Warning: This entry is sensitive.
Whoever said "sticks and stones will break my bones but words will never hurt me" was either disillusioned or a liar. In fact, the effects of stigmatizing, isolating, devaluing, and marginalizing language cause deep psychological and social pain that often endures long beyond physical wounding.
In 1994, on her due date to be born, my baby- all 8 lbs and 22" of her- with her long piano fingers and her rolls of wrist fat- her black curly hair and deep olive skin- her long torso and long eyelashes- died. Yes, you heard me: My beloved baby- my child- my daughter. Death came into my body, brutally violating me and my motherhood. I felt psychologically raped.
And then, in a flash, she was gone.
Only moments before I was to give life, my Judas body gave Death.
The shock of her death continues to reverberate through the walls of my life. And my suffering was prolonged and exacerbated by the dismissing responses of others, responses that lingered for many months and even years in the aftermath.
Her death also continues to inspire me to live more fully and joyfully. Nearly 17 years later.
Now, back to "sticks and stones".
Let me say this with great clarity to my academic and research colleagues. To the feminists who read my blog. To other bereaved parents and leaders of support groups. To authors of books about grief. To mental health professionals. To obstetrical physicians and nurses and social workers. To religious leaders worldwide. To anyone who will listen. To the dead and and to the living. To G*d and the constellations and the angels and the birds:
My baby daughter died.
I lost my beloved child.
Did you hear me?
I did not experience
the "loss of a pregnancy" or
a "failed reproductive event" or
a "negative outcome of pregnancy"
and the lying language you continue to foist on me is infuriating. I will never, ever, ever support events, books, research, and any other movement that propagate this lying, offensive, diminishing language.*
This process of naming- the nomenclature of death- has an outcome that can be measured by society's perception to the death of a baby. It's sublime effects are used for social and political manipulation and misappropriation. It is subtly powerful and insidious.
This misuse of language encourages the systemic dismissal of this tragedy, inferring that the traumatic experience of 10 months of pregnancy, hours and hours of excruciating labor, only to then give birth to a dead baby, followed by postpartum reminders such as breast milk, burning arms, sleepless nights, pacing the floors, hormonal insanity, physical recovery, and indescribable grief isn't worthy of mourning just as any other child's death.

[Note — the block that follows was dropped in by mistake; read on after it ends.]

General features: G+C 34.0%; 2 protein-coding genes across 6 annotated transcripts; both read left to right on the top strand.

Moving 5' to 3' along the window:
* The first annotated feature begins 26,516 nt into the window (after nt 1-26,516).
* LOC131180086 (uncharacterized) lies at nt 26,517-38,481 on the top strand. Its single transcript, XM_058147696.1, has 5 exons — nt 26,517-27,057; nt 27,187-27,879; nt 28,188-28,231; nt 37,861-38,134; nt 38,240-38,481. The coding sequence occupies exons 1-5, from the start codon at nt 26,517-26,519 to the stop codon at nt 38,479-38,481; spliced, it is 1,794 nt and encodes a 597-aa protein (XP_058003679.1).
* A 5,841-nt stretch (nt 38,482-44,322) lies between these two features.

Rather, the implicit message is that this trauma was merely an "adverse outcome of pregnancy" or a "pregnancy loss" - and not really the death - or loss if you prefer- of a baby- a son or a daughter. And thus, these children, themselves, are devalued. This translates to the social oppression of thousands of grieving mothers worldwide who are relegated to the depths of despair alone.
And this type of lying language is in part why- in 1994- her death was treated with contempt and disregard.
It is in part why research funds have been channeled elsewhere.
It is in part why women have suffered in silence for decades, fearful to speak their children's names.
It is in part why- even at support groups for grieving parents and in textbooks about death- stillbirth vis-a-vis "fetal demise or fetal deaths" are segregated as the 'other.'
And it takes an enormous emotional toll on women to be faced with constant assaults on their child's dignity, fearful to tell the real story of their child's death for risk of the "Oh, well, at least..." comments, or "no big deal-why are you so upset?- glances." (For the record: I work with many parents who are survivors of suicide and they also face many similar effects of disenfranchised grief).
I implore you- use your voices if you share these feelings. Those who do not help to change this prevaricative language are complicit in this social misconstruing of reality, passively contributing to the suffering of women who will, in the future, face this unspeakable loss.
And to current or future potential colleagues: Please don't email me and ask me to support your research or your event or your whatever if your project makes reference to a baby's death as pregnancy loss or reproductive loss or whatever other lying nomenclature happens to be featured in the literature on that day.
Speak the truth. A beloved baby- a precious child- died. A child who is just as valuable and loved and worth of dignity and mourning as any other child.
Remember that sticks and stones can only break bones. But words can wound forever.
*Note, please read this part carefully: This is not about the use of the words loss vs. death. It is about understanding the difference between the terminology of "pregnancy or reproductive loss or reproductive failure" and "infant or baby loss (or infant death)".